By the time that I became a Marxist, in the late 1950s, the situation was transformed once again. In the Stalin era, the official Communist movement had abandoned the goals of socialist revolution and women’s liberation alike. In the 1960s, here in Canada in many other countries, a militant and powerful women’s liberation movement took shape, but it could not count on the support of any powerful working-class or socialist forces.

In these conditions, very different from the pre-1914 period, the women’s movement had no alternative but to stand on its own. Its separateness signified, above all, independence in action from the ruling class and its servants. The movement won significant gains and dealt heavy blows to sexism.

Some Marxists at that time insisted that only a proletarian women’s movement was worthy of support. But this, in fact, was merely an excuse for abstention from the struggle.

Today, the shape of the women’s liberation movement has changed profoundly once again.

Throughout this entire varied evolution, some principles asserted by Zetkin hold true in all conditions. This is true of her commitment to the interlocked goals of women’s liberation and socialism, evident in everything she wrote. But when she writes about the dichotomy between working-class and bourgeois women’s struggles and of the futility of a separate struggle for women’s rights, this should be understood in the context of the time in which she wrote.

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2 Comments
  1. John, I am unconvinced by your positions on both Zetkin’s views and the issue of “context”.

    On Zetkin’s views, it seems to me that while she shifted some of her specific views over time, what she did across her political life was to try to understand how different oppressions and injustices were shaped by the central dynamics of capitalist society using the same general approach.

    Take her celebrated 1896 speech, “Only in Conjunction With the Proletarian Woman Will Socialism Be Victorious” (http://www.marxists.org/archive/zetkin/1896/10/women.htm): Here she doesn’t write off the oppression of ruling class or middle class women; rather, she tries to show how common oppression of women (as women) plays out differently for women of different classes. We may find her formulations a little blunt today, and we may not agree with her reliance on Engels and Morgan’s more problematic formulations, but she is grappling with a serious issue of how the totality of capitalist social relations affects legal, political and social aspects of oppression. As Marx made clear in “On The Jewish Question”, the issue for revolutionaries is always how to go beyond mere political emancipation to social emancipation, and in this speech Zetkin seems to me to be critical of upper and middle class feminist outlooks precisely because they cannot resolve the social question.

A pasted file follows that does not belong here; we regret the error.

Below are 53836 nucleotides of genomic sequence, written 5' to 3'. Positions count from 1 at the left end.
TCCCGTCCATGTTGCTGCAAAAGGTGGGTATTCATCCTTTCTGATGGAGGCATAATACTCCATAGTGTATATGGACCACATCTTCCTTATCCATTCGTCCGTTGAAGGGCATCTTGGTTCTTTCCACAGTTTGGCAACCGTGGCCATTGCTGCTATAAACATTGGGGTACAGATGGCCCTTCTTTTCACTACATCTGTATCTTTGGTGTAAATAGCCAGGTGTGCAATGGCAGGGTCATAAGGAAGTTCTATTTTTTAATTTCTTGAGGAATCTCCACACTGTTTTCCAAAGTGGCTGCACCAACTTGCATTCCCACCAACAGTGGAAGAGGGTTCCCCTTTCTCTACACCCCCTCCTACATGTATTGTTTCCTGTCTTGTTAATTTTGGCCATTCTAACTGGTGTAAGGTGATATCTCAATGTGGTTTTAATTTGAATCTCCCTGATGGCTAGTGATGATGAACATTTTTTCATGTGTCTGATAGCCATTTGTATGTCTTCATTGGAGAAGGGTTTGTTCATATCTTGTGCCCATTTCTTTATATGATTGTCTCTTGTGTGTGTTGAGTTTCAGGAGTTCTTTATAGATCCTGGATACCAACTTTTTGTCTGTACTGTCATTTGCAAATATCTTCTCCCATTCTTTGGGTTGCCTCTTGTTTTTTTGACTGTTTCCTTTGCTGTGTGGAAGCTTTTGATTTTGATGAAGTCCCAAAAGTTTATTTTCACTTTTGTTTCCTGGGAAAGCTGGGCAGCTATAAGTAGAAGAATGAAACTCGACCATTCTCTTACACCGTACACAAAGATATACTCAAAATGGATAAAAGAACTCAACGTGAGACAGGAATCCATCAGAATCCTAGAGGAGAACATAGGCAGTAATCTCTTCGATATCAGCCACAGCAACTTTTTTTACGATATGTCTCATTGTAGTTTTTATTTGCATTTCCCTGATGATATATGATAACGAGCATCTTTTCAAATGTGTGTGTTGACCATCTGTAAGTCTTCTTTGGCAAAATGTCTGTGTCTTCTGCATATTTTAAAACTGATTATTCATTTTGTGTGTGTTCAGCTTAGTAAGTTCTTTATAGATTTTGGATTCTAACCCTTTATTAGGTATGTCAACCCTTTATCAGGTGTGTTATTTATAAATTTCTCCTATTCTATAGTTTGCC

The other delight on re-reading her speech is to discover how she historicises the emergence of “the woman question” as a separate question only under capitalism — not that oppression didn’t exist in pre-capitalist societies, but that the structure of capitalist society is the first place that a real (to use the modern term) “feminist” politics is able to emerge. Grasping both what a massive step forward this is and its limits within what Marx called “the narrow horizon of bourgeois right” strikes me as a central message of hers, one that is not at all undercut by her later (Comintern-era) concern with winning over “middle layers”. This is all consistent with the description of Lenin’s approach that Lise Vogel outlines in her Marxism and the Oppression of Women: Exploiting the tension between capitalism’s ability to deliver formal equality while denying substantive equality, a system that also fails to deliver on formal equality because of the substantive (social) injustice built into its functioning as a whole. That is, the social interests of “middle layers” cannot be fully addressed within the limits of formal bourgeois equality and so revolutionaries can win them over by creatively linking workers’ struggles for social emancipation with those of other subaltern sections of civil society. When she says, “We have no special tasks for the agitation among women,” she doesn’t invalidate her insights on oppression from earlier in her speech but, instead, recognises that the task for socialists is not simply to agree with basic political equality but to always and everywhere argue for a social solution to oppression. Part of that process is a struggle within the party and among women to win people to social emancipation.